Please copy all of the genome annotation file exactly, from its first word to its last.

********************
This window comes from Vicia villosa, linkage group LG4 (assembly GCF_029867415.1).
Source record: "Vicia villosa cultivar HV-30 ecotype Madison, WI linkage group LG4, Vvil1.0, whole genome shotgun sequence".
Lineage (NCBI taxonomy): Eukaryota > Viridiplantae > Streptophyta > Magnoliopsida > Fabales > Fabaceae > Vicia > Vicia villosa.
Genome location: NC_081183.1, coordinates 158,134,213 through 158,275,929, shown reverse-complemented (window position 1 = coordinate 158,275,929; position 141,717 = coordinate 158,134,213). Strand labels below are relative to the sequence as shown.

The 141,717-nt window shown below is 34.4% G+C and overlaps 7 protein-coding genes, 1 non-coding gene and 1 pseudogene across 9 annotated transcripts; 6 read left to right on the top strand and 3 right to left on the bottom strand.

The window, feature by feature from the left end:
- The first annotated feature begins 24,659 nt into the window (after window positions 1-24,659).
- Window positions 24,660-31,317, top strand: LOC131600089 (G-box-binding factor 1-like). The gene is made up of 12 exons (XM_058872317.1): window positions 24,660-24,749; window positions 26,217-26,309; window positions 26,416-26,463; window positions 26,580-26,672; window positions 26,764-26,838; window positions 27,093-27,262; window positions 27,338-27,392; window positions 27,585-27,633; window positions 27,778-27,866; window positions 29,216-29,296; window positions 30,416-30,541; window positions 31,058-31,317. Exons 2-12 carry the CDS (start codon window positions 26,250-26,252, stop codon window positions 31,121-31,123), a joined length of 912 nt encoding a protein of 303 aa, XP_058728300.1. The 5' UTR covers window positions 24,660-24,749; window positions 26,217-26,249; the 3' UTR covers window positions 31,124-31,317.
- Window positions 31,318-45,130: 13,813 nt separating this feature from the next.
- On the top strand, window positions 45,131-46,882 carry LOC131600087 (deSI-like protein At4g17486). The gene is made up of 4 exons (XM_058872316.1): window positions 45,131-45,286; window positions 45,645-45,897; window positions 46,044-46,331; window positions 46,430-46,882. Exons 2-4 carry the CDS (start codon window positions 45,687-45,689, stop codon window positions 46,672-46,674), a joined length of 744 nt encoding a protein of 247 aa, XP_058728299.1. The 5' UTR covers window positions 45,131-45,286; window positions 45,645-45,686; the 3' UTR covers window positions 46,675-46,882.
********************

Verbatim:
This window comes from Vicia villosa, linkage group LG4 (assembly GCF_029867415.1).
Source record: "Vicia villosa cultivar HV-30 ecotype Madison, WI linkage group LG4, Vvil1.0, whole genome shotgun sequence".
Lineage (NCBI taxonomy): Eukaryota > Viridiplantae > Streptophyta > Magnoliopsida > Fabales > Fabaceae > Vicia > Vicia villosa.
Genome location: NC_081183.1, coordinates 158,134,213 through 158,275,929, shown reverse-complemented (window position 1 = coordinate 158,275,929; position 141,717 = coordinate 158,134,213). Strand labels below are relative to the sequence as shown.

The 141,717-nt window shown below is 34.4% G+C and overlaps 7 protein-coding genes, 1 non-coding gene and 1 pseudogene across 9 annotated transcripts; 6 read left to right on the top strand and 3 right to left on the bottom strand.

The window, feature by feature from the left end:
- The first annotated feature begins 24,659 nt into the window (after window positions 1-24,659).
- Window positions 24,660-31,317, top strand: LOC131600089 (G-box-binding factor 1-like). The gene is made up of 12 exons (XM_058872317.1): window positions 24,660-24,749; window positions 26,217-26,309; window positions 26,416-26,463; window positions 26,580-26,672; window positions 26,764-26,838; window positions 27,093-27,262; window positions 27,338-27,392; window positions 27,585-27,633; window positions 27,778-27,866; window positions 29,216-29,296; window positions 30,416-30,541; window positions 31,058-31,317. Exons 2-12 carry the CDS (start codon window positions 26,250-26,252, stop codon window positions 31,121-31,123), a joined length of 912 nt encoding a protein of 303 aa, XP_058728300.1. The 5' UTR covers window positions 24,660-24,749; window positions 26,217-26,249; the 3' UTR covers window positions 31,124-31,317.
- Window positions 31,318-45,130: 13,813 nt separating this feature from the next.
- On the top strand, window positions 45,131-46,882 carry LOC131600087 (deSI-like protein At4g17486). The gene is made up of 4 exons (XM_058872316.1): window positions 45,131-45,286; window positions 45,645-45,897; window positions 46,044-46,331; window positions 46,430-46,882. Exons 2-4 carry the CDS (start codon window positions 45,687-45,689, stop codon window positions 46,672-46,674), a joined length of 744 nt encoding a protein of 247 aa, XP_058728299.1. The 5' UTR covers window positions 45,131-45,286; window positions 45,645-45,686; the 3' UTR covers window positions 46,675-46,882.